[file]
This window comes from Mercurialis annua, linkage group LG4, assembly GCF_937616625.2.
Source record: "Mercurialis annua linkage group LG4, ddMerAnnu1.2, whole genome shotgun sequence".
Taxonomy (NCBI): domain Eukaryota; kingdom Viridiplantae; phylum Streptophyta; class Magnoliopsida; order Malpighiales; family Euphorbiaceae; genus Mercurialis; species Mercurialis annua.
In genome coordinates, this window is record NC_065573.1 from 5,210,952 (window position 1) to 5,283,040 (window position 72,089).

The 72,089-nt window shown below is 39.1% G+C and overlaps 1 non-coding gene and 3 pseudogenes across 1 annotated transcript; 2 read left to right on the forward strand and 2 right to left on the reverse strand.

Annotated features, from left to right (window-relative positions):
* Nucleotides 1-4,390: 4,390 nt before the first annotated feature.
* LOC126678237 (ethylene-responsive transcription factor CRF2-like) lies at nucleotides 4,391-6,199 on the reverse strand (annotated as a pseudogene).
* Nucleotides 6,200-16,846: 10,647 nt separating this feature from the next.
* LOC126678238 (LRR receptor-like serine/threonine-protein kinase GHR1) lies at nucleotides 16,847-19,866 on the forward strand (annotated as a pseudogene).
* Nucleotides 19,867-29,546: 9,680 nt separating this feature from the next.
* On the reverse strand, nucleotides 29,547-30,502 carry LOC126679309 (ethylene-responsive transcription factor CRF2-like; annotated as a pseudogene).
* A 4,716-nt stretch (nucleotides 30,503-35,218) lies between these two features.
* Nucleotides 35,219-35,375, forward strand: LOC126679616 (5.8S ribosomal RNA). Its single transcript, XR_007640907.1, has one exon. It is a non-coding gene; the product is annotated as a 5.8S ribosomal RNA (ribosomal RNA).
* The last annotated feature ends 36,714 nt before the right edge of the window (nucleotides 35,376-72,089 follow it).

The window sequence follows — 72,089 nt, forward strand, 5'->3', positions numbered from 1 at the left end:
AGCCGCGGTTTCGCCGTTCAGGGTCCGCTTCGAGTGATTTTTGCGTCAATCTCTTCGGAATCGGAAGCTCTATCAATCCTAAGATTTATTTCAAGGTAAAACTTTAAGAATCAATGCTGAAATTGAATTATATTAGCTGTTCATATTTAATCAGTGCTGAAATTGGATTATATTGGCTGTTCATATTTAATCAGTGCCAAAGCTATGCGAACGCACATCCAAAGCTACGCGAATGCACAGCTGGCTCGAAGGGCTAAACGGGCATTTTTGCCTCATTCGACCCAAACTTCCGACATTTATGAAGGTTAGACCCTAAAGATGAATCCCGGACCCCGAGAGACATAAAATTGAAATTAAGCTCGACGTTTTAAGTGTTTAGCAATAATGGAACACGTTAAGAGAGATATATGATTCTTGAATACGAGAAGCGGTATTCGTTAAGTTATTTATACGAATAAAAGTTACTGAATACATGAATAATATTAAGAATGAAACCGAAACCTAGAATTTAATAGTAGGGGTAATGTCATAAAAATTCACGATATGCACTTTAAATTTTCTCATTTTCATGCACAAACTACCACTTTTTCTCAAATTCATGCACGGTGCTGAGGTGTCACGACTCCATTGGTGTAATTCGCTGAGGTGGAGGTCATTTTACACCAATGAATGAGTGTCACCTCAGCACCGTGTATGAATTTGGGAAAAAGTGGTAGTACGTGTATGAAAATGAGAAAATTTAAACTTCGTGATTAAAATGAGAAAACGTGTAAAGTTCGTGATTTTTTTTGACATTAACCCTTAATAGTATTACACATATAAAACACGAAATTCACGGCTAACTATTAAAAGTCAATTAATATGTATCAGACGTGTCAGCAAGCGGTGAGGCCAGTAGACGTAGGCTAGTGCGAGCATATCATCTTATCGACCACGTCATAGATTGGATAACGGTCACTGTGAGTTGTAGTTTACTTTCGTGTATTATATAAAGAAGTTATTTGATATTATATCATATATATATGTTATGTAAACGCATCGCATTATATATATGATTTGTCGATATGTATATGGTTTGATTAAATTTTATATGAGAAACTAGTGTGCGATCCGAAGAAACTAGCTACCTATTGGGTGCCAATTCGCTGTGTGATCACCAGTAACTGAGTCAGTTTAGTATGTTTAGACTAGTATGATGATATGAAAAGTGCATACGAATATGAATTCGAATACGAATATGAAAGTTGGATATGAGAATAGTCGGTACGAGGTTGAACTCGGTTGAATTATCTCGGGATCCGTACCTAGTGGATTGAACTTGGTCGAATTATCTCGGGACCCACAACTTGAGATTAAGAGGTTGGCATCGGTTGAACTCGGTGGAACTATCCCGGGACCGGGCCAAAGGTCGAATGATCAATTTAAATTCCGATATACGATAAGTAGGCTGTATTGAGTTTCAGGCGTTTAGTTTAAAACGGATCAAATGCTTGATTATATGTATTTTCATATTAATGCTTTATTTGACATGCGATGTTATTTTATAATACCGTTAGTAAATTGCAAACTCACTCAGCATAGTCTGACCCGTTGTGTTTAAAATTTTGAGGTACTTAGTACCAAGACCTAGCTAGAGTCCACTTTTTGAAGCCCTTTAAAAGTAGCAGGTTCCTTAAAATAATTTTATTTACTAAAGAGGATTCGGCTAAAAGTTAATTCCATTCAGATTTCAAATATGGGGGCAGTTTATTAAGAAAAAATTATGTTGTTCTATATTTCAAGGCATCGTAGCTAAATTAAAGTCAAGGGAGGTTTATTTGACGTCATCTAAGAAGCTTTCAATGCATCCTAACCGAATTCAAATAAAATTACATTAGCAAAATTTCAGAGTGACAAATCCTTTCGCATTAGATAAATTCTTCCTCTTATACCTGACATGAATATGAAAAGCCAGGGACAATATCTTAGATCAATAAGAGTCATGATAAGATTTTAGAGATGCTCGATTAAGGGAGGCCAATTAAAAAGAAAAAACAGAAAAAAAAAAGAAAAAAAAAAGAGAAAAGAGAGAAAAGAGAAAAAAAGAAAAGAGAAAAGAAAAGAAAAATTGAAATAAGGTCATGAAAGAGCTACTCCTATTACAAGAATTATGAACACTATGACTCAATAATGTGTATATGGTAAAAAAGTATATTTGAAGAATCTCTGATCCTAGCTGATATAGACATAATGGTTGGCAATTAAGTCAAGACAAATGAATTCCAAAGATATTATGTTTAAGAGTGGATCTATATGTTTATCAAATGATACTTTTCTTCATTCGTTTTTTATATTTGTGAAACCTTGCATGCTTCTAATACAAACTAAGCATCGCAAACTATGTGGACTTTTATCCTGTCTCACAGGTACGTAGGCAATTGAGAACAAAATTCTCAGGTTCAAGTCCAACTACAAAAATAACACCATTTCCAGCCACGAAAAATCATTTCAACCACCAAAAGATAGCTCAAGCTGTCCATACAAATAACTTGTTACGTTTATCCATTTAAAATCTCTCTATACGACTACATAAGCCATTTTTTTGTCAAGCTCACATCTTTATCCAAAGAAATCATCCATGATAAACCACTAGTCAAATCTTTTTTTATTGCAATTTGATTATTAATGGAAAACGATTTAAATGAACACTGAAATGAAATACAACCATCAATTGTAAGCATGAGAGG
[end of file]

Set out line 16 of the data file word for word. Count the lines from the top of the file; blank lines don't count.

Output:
The window sequence follows — 72,089 nt, forward strand, 5'->3', positions numbered from 1 at the left end: